Footage has emerged of Proteas captain Faf du Plessis, shining the ball during the second Test flogging of Australia in Hobart with a sweet in his mouth.
An incident like this previously occurred during the 2005 Ashes series where, in his book Coming Back To Me, Marcus Trescothick revealed that to enhance the swing of the ball he would use saliva after sucking mints to shine the ball. No action was taken against England in this incident.
Law 42.3 of the MCC cricket laws state that a fielder may polish a ball, ‘provided that no artificial substance is used’.
Du Plessis was warned in the first Test for deliberately bouncing the ball along the ground to roughen it up, but he waved accusations away saying that the incident was ‘blown out of proportion’ as the Australia bowling attack would also benefit from a roughened-up ball.
The 32-year-old has previously been accused of ball tampering when he was fined by the ICC for rubbing the ball on a trouser zip during a 2013 Test against Pakistan.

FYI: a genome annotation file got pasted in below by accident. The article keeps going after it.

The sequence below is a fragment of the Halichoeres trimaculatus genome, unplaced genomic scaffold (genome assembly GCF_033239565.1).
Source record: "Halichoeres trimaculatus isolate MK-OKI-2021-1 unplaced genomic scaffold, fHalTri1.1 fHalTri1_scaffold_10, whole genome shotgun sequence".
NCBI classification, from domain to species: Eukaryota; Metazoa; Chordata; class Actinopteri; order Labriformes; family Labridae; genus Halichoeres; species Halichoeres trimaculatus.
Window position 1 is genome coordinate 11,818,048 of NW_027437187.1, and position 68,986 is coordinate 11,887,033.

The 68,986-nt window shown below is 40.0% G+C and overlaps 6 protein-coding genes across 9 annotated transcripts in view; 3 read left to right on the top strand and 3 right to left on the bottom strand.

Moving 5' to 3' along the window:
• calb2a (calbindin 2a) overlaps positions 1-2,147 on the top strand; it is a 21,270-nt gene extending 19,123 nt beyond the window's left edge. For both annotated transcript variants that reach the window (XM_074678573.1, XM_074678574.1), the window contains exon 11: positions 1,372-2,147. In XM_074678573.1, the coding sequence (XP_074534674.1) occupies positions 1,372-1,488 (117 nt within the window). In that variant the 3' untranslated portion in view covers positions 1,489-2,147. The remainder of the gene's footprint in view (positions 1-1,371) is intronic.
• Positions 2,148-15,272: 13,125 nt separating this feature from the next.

In 2014, Australian opener David Warner was fined 15 per cent of his match fee after he accused AB de Villiers of ball tampering during the second Test in Port Elizabeth.
Warner was fined for his comments about De Villiers using his gloves to roughen up the ball.
‘We were actually questioning whether or not AB de Villiers would get the ball in his hand and with his glove wipe the rough side every ball. That’s another thing we have to try and bring up with the umpires.’